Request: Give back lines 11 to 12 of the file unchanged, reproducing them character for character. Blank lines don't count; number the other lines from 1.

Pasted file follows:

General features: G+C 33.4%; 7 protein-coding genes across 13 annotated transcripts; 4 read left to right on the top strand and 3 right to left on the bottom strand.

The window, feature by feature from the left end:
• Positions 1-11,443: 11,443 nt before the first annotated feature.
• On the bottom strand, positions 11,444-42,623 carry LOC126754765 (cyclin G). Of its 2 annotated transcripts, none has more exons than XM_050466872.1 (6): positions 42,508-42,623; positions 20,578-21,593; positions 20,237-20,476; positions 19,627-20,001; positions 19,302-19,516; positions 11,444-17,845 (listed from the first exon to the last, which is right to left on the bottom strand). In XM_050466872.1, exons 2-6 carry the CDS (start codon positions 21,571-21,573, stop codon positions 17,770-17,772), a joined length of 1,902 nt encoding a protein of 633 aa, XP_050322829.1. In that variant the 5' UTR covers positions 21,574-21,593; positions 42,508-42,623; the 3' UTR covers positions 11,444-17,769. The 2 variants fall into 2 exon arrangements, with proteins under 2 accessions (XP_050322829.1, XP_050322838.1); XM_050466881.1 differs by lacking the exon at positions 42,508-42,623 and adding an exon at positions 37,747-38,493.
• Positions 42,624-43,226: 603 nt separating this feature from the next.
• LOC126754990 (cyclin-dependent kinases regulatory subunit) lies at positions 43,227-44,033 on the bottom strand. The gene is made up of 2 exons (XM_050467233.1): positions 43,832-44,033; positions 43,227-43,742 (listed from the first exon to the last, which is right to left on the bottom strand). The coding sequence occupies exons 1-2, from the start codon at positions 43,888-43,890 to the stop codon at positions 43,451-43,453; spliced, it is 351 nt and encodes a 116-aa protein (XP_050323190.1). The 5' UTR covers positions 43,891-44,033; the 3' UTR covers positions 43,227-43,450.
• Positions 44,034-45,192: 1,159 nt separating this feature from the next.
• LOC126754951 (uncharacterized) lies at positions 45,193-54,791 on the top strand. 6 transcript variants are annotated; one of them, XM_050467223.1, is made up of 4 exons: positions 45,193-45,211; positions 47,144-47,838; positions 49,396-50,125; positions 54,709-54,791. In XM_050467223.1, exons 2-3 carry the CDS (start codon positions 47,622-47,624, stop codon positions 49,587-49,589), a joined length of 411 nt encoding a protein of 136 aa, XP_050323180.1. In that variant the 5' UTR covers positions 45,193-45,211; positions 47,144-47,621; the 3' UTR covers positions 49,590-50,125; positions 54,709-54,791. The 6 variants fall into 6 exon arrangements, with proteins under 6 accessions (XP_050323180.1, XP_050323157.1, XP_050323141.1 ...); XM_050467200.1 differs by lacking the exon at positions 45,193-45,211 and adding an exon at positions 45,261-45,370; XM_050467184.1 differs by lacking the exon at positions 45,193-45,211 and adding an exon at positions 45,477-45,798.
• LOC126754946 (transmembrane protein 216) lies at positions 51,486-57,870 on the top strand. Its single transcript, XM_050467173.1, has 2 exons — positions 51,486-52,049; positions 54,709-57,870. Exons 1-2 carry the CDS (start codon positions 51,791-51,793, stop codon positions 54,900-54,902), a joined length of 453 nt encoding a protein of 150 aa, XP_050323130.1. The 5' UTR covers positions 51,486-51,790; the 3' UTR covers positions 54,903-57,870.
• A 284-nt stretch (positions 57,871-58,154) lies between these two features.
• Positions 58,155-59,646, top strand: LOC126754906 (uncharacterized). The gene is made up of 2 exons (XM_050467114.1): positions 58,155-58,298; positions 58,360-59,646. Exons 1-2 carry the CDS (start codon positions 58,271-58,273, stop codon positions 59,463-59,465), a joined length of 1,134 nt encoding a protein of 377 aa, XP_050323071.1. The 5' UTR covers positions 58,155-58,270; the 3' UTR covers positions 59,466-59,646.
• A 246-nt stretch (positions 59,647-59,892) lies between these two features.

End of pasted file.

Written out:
• Positions 58,155-59,646, top strand: LOC126754906 (uncharacterized). The gene is made up of 2 exons (XM_050467114.1): positions 58,155-58,298; positions 58,360-59,646. Exons 1-2 carry the CDS (start codon positions 58,271-58,273, stop codon positions 59,463-59,465), a joined length of 1,134 nt encoding a protein of 377 aa, XP_050323071.1. The 5' UTR covers positions 58,155-58,270; the 3' UTR covers positions 59,466-59,646.
• A 246-nt stretch (positions 59,647-59,892) lies between these two features.